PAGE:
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... can increase the LO width by more than a factor of three. For the process-independent renormalization schemes on the other hand, the NLO corrections are much milder and vary between about −11 to 20% depending on the renormalization scheme and the charged Higgs mass value (and discarding the unphysical KOSY scheme). This can be inferred from Fig. 13 (right) which displays the results for the process-independent schemes, where the β renormalization is performed both through the charged and through the CP-odd sector. 12 Provided that the same choice for the β renormalization is made, the OS tadpole-pinched scheme, pOS, leads to results closer to the KOSY scheme than the p tadpole-pinched ...
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... Fig. 14 we show the relative NLO corrections for H ± → W ± h as a function of the LO width for all generated scenarios compatible with the applied theoretical and experimental constraints. The colours indicate the results for the process-dependent scheme, the p tadpole- pinched schemes, the OS tadpole-pinched schemes and the KOSY c scheme. The ...
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... Fig. 15 we show the relative NLO corrections for the process H ± → W ± H with the parameters given by Scen3, Eq. (5.14). In the plotted m A range the LO decay width, which does not depend on m A , is given by Γ LO = 4.0568 GeV. In the left plot we have included the results for the process-dependent renormalization, for pOS o , p c and KOSY c . ...
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... for the NLO process, Eq. (4.11). The contributions from the angular counterterms δα and δβ come with the factor 1/t β−α , which is numerically very small in the SM-like limit h ≡ H SM . Therefore any difference in the renormalization schemes for the angles will barely manifest itself in the total NLO corrections. The zoomed in region in Fig. 15 (right) again shows that the KOSY scheme is closer to pOS than to the other schemes and that the usage of the OS scale in δβ is less sensitive to a change of the renormalization scheme, while the renormalization of β via the charged sector is less sensitive to a scale change than the one through the CP-odd sector. 14 The small mA mass range is ...
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... Fig. 16 In the left plot the process-dependent renormalization is included. Additionally we show representatives for process-independent schemes, the pOS o , the p c and the KOSY c scheme. Again the counterterm definition via tauonic heavy Higgs decays leads to much larger corrections than the other schemes. In the investigated mass range it ...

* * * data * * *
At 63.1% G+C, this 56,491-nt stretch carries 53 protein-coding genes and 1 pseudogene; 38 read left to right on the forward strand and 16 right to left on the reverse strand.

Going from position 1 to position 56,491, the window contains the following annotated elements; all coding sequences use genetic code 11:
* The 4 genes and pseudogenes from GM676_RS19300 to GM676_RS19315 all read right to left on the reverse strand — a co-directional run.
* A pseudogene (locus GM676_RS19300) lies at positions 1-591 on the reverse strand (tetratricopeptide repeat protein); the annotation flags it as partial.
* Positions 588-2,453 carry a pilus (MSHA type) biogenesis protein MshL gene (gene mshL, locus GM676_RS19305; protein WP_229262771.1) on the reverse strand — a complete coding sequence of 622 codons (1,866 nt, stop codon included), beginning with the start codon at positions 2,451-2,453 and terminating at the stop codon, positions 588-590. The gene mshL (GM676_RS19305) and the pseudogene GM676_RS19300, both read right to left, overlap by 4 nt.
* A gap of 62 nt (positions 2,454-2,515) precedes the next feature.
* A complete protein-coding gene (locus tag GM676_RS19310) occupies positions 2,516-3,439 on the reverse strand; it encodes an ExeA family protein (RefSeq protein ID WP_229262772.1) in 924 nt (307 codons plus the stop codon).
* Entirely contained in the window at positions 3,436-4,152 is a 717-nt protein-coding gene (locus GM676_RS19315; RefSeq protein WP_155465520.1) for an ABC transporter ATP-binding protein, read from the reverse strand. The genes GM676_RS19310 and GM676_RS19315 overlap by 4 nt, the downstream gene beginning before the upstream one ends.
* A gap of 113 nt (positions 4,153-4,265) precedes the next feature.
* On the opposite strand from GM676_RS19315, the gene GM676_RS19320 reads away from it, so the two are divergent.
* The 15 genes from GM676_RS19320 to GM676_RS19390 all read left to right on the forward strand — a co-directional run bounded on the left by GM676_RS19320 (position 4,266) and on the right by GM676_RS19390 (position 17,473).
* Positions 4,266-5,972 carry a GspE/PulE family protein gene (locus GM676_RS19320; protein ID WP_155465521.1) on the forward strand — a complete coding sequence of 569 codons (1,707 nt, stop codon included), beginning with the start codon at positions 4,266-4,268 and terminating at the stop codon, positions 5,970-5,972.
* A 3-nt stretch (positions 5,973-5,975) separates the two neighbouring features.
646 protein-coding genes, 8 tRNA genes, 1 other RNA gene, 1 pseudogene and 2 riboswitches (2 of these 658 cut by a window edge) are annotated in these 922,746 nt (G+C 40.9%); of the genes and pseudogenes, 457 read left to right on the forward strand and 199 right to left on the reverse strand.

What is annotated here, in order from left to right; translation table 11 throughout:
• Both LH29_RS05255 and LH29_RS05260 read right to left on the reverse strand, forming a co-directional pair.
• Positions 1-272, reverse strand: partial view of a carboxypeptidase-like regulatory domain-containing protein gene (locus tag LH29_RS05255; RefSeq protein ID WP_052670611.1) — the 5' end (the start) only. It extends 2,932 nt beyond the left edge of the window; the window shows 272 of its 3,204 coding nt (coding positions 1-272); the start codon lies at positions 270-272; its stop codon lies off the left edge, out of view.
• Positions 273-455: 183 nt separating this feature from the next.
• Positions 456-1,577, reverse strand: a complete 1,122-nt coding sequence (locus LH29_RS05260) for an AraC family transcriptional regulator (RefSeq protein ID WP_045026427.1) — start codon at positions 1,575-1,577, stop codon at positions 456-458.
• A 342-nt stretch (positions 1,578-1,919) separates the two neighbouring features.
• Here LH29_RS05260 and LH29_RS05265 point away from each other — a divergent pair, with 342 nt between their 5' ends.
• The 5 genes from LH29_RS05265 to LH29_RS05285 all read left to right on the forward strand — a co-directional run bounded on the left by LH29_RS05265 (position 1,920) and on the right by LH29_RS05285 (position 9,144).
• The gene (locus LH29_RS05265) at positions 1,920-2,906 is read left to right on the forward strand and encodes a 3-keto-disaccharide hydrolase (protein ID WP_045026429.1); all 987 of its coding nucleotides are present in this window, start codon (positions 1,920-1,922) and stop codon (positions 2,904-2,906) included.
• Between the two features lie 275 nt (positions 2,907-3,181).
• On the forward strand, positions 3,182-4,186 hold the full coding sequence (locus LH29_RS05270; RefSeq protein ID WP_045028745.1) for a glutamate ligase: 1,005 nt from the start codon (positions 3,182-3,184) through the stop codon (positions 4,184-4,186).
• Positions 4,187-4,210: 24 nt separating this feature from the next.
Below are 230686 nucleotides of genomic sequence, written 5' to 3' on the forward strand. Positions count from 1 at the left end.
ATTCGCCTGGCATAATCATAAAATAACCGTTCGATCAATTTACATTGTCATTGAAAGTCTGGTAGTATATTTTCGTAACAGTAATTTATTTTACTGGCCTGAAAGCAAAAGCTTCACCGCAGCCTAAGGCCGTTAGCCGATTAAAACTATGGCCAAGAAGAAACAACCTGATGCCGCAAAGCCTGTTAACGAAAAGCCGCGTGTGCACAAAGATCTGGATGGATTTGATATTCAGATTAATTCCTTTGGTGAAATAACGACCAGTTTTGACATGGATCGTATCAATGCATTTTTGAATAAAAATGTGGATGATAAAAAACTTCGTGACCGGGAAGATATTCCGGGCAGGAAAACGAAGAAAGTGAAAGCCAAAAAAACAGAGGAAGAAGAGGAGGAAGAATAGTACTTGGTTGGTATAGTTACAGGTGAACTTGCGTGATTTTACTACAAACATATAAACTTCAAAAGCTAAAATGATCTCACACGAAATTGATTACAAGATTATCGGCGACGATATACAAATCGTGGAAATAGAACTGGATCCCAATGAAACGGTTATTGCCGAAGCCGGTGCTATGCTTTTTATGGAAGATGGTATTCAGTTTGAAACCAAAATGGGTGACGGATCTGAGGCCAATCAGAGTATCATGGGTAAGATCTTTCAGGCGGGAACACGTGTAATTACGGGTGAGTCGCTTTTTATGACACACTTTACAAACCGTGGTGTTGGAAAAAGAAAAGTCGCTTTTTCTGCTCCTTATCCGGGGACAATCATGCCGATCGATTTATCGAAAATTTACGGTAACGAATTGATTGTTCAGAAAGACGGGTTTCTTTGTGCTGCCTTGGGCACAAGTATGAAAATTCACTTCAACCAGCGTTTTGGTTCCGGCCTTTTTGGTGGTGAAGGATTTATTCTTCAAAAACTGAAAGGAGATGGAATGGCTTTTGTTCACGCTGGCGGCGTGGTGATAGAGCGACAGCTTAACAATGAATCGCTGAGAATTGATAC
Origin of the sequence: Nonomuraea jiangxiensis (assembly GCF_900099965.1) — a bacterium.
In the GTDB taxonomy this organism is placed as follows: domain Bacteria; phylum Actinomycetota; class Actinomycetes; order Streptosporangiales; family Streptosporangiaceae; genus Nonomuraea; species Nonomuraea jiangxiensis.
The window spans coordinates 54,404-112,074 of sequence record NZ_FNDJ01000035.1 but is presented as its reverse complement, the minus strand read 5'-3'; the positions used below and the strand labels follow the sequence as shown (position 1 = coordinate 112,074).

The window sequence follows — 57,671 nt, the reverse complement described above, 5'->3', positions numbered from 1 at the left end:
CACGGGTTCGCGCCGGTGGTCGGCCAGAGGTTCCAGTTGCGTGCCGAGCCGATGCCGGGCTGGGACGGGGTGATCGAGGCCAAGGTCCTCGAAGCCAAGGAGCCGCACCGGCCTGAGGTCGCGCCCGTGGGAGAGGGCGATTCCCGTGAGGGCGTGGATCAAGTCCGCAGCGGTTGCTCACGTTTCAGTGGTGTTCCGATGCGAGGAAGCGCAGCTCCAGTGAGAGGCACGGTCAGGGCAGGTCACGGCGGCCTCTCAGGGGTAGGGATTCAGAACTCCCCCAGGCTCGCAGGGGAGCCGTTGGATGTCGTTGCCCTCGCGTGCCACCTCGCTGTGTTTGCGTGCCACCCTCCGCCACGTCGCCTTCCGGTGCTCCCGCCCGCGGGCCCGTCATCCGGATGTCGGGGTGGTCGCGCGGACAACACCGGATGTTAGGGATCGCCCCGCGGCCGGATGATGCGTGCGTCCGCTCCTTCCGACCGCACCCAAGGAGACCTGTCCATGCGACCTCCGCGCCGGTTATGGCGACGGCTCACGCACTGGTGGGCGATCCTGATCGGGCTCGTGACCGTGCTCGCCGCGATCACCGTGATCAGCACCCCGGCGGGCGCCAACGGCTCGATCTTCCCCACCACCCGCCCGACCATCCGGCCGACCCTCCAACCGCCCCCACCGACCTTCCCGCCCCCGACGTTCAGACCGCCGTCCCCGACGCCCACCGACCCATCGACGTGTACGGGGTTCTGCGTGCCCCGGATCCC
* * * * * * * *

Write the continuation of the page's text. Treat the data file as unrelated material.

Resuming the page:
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... in the investigated mass range, the theoretical uncertainty due to missing higher order corrections can be estimated to be of less than a percent to around 6% based on a scale change, and it ranges from the permille level to about 4% when estimated from the change of the β renormalization scheme, discarding the numerically unstable process-dependent scheme. Figure 17 shows the relative NLO corrections ∆Γ H→ZZ for H → ZZ as a function of the LO width for all generated scenarios compatible with the applied theoretical and experimental constraints. The colours indicate the results for the various renormalization schemes. ...
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... renormalization conditions for the tadpoles are shown pictorially in Fig. ...
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... applying the renormalization condition depicted diagrammatically in Fig. 18, the shift can be interpreted as a connected tadpole diagram, containing the Higgs tadpole and its propagator at zero momentum ...
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... not belong to the definition of the mass counterterms and wave function renormalization constants. With the redefinition of the 1PI self-energy as iΣ tad These results can be generalized to the gauge boson and fermion sectors. The application of the tadpole scheme hence requires a redefinition of the self-energies as depicted diagrammatically in Fig. 19. In the gauge and fermion sectors this implies that the tadpole diagrams of the scalar Higgs bosons that couple to the gauge boson and fermion, respectively, have to be included in their self-energy. Furthermore, in the scalar sector the tadpole counterterms drop out of the definition of the wave function renormalization constants and ...